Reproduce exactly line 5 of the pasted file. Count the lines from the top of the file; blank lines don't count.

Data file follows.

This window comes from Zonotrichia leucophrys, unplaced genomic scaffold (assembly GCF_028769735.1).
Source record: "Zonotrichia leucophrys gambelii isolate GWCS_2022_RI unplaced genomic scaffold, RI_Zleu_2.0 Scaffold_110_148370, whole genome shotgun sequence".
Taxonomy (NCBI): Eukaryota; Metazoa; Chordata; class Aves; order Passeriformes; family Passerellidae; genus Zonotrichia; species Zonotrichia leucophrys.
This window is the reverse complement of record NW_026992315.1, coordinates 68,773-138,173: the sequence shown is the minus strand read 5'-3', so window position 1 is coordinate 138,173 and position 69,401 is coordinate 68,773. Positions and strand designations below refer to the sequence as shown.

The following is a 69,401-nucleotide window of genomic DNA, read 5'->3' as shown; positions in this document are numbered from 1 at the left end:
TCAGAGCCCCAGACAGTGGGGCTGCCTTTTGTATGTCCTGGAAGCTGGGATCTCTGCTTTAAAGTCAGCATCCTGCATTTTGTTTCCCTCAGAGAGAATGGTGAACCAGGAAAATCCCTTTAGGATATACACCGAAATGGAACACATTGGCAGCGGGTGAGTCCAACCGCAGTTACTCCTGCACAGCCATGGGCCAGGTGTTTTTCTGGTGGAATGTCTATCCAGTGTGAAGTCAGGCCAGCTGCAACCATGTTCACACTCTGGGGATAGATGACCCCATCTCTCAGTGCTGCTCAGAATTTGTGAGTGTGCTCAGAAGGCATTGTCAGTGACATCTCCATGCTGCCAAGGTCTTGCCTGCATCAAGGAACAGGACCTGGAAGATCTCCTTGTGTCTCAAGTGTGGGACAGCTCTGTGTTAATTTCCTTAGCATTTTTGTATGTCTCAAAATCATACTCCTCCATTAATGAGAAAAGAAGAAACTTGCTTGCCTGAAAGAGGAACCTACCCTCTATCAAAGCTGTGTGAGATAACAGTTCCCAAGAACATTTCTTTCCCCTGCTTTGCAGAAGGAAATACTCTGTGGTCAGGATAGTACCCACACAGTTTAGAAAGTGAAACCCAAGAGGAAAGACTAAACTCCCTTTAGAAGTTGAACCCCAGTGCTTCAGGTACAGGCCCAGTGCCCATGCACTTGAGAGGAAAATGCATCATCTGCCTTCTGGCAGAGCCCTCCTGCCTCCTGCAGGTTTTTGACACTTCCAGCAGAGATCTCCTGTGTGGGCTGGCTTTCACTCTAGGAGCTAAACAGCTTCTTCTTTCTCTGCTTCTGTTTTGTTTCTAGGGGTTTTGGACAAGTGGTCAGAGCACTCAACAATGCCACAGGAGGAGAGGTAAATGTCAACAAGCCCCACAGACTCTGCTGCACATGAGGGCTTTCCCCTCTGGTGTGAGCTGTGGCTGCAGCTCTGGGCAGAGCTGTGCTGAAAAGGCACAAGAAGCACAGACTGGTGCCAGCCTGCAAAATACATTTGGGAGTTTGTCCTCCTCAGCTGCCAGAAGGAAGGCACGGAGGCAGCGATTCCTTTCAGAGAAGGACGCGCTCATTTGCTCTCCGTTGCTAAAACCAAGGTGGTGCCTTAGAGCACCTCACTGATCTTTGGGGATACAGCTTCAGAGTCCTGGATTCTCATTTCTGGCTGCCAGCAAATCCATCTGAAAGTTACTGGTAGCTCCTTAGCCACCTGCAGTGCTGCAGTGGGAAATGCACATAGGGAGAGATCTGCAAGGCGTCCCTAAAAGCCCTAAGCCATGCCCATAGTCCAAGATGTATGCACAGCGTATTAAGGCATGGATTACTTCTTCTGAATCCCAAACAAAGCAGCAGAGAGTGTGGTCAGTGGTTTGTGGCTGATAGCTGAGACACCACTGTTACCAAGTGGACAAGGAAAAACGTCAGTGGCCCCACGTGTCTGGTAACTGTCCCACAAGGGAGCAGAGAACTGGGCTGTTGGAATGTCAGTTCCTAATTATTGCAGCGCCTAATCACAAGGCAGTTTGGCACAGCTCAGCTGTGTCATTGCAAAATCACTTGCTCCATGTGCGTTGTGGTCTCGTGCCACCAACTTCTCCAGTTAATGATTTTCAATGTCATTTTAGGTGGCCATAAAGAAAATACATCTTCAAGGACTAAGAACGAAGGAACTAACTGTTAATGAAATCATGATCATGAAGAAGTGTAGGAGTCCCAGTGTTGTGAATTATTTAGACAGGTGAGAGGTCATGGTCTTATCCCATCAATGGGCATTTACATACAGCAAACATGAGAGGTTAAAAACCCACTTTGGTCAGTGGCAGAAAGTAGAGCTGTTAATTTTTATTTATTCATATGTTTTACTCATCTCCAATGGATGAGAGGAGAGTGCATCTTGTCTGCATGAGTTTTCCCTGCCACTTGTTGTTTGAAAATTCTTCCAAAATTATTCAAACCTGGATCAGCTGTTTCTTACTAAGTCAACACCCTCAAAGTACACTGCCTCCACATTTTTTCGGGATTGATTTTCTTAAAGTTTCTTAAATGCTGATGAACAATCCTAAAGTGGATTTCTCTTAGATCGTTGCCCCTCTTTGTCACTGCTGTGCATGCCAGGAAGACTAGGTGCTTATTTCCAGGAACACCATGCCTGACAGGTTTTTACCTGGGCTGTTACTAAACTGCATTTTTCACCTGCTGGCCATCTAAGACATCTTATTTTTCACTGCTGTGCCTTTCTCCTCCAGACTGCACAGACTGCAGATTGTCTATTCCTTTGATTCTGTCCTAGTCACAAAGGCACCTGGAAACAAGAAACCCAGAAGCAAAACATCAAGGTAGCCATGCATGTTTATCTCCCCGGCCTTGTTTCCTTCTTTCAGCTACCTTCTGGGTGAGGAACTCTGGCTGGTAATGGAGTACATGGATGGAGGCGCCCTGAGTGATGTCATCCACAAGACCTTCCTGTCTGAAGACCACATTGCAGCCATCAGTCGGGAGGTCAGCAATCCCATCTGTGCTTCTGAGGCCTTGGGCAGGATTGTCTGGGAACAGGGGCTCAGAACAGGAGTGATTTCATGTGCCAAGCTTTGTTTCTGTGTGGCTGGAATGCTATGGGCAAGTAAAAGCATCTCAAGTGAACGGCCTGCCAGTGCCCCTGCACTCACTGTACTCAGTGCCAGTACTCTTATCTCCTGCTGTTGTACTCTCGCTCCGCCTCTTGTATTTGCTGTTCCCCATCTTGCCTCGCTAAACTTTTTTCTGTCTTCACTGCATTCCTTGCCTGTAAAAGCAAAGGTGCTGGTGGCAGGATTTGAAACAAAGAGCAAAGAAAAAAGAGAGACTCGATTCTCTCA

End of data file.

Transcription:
The following is a 69,401-nucleotide window of genomic DNA, read 5'->3' as shown; positions in this document are numbered from 1 at the left end: